It should come as no surprise that drugs and alcohol can be very hard on the body. They affect virtually every organ and can lead to some damaging consequences. Over the years, various studies have shown potential benefits of certain substances, like red wine, in reducing risk of some cardiovascular problems. However, it truly varies from person to person, and the risks often outweigh the potential benefits. Drugs in particular can take a toll on heart health. February is American Heart Month, and a wonderful time to review the impact of drugs on cardiovascular health.
Depending on the type of drug used, the impact on the heart can vary. For instance, stimulants such as cocaine or methamphetamine speed up heart functions. They can lead to:
- Increased heart rate
- Increased blood pressure
- Irregular heartbeat
- Increased adrenaline
- Constriction of blood vessels
In combination, these effects can put a strain on the heart and increase risk of having a heart attack. When blood vessels are constricted, it reduces the flow of blood through the body. Blood carries oxygen to the heart and muscles and carries carbon dioxide and waste away. Individuals who misuse cocaine can experience an even greater risk of heart attack due to how the drug thickens cardiac muscles, stiffens arteries, raises blood pressure, and increases clotting of the blood.
On the other hand, opioids such as heroin, oxycodone, or hydrocodone have an opposite effect. They actually slow heart rate and lower blood pressure but can also contribute to irregular heartbeat. When the heart isn’t beating fast enough or circulating enough oxygen, that can also wreak havoc on one’s health.
Furthermore, drugs that are injected, such as heroin or crack cocaine, can increase risk of infection reaching the heart, known as endocarditis. This can be potentially life-threatening. Injecting drugs can also contribute to collapsing of veins and bacterial infections.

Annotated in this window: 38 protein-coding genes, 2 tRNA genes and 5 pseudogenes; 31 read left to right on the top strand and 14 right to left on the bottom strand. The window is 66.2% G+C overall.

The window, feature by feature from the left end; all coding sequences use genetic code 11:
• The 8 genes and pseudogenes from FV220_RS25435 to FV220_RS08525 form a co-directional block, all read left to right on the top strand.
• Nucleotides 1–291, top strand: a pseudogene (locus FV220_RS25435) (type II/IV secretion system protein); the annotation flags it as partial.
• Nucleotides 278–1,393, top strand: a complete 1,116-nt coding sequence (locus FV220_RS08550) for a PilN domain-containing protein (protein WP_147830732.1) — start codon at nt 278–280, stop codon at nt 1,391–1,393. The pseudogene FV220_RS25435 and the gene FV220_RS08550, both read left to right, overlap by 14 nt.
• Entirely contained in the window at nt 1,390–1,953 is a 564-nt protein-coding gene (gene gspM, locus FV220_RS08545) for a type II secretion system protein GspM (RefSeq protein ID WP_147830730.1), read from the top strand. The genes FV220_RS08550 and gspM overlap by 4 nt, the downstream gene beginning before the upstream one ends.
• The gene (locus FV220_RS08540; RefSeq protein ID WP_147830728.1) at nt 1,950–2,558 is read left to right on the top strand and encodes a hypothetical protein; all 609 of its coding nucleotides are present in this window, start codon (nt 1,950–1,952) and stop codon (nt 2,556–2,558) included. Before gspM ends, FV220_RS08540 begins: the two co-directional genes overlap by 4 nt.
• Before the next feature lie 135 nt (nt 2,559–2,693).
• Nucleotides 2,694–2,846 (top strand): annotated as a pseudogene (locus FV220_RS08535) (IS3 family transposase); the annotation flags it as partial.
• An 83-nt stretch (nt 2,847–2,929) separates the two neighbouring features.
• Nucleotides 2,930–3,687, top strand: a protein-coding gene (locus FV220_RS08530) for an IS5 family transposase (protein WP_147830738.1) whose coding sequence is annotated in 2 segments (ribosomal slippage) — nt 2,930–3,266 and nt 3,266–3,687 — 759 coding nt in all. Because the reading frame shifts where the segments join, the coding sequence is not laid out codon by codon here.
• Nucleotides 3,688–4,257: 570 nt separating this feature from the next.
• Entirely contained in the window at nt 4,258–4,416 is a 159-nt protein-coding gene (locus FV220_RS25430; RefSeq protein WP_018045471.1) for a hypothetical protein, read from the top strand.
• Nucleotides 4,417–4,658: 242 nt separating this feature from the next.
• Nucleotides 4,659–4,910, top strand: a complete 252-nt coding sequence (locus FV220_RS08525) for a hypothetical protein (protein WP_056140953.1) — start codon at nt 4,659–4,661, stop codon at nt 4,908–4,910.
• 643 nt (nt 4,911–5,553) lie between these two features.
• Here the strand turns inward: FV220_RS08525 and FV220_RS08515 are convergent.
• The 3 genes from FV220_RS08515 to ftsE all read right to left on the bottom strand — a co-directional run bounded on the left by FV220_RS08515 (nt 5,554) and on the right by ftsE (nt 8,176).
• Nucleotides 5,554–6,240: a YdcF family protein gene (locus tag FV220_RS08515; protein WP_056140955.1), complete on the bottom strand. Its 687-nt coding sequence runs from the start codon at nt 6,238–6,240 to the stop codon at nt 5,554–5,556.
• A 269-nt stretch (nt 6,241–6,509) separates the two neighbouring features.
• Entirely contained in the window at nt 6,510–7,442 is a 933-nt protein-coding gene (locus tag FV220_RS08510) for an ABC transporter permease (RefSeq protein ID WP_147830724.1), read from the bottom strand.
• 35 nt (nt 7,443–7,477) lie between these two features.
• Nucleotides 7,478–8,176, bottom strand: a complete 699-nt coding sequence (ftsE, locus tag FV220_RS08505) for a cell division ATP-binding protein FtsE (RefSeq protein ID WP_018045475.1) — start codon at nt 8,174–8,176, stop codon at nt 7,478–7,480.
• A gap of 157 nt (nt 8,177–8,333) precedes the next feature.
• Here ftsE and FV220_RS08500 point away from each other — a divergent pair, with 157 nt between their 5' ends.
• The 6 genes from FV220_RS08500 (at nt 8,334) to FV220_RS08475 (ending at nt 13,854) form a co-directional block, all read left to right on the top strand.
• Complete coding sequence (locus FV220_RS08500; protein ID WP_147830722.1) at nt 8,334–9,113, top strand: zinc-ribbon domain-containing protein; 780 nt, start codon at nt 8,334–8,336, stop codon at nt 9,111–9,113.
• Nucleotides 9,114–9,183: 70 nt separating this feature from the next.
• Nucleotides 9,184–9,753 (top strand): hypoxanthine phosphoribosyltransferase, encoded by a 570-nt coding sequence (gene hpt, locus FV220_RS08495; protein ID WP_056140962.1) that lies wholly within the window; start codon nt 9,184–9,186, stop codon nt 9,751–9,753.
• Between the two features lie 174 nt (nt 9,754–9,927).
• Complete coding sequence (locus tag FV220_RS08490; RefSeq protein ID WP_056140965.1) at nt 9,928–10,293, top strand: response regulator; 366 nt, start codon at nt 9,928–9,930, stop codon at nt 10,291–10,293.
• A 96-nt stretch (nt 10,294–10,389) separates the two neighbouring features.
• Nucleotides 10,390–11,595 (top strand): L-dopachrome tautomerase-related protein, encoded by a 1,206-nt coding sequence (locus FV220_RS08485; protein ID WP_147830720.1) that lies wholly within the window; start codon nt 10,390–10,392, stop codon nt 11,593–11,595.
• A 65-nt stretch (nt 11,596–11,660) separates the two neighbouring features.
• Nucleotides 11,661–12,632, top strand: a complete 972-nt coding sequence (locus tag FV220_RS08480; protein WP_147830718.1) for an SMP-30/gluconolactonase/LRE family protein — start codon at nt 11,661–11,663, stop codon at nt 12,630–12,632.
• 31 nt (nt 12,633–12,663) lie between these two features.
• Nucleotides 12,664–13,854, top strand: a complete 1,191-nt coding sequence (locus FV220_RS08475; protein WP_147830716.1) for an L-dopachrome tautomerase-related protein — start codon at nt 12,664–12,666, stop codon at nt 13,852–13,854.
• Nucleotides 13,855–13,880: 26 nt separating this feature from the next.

Promoting Heart Health
In addition to a healthy diet and regular exercise, receiving treatment for addiction can promote better heart health. Quitting cold turkey and trying to detox and rehab on one’s own can be not only dangerous, but also result in relapse. Participating in a professional addiction treatment program such as Crossroads can help clients to overcome addiction more safely and effectively.
Detox is overseen by medical professionals to provide a safer and more comfortable experience. They can help clients push through withdrawal symptoms and begin the road to better health. Once the body is free from any drugs or alcohol, the recovery process can continue through residential or outpatient care.
Crossroads offers individualized, gender-responsive treatment programs that support clients in better understanding addiction and recovery and developing healthier routines to reduce risk of relapse. Once substance use ceases, the body can begin to recover, and heart health may improve. By continuing with a drug-free lifestyle, clients can enjoy better overall physical and mental health. It is not too late to turn things around and overcome addiction.Take steps to turn your health around by overcoming addiction with help from Crossroads. Call today to learn more.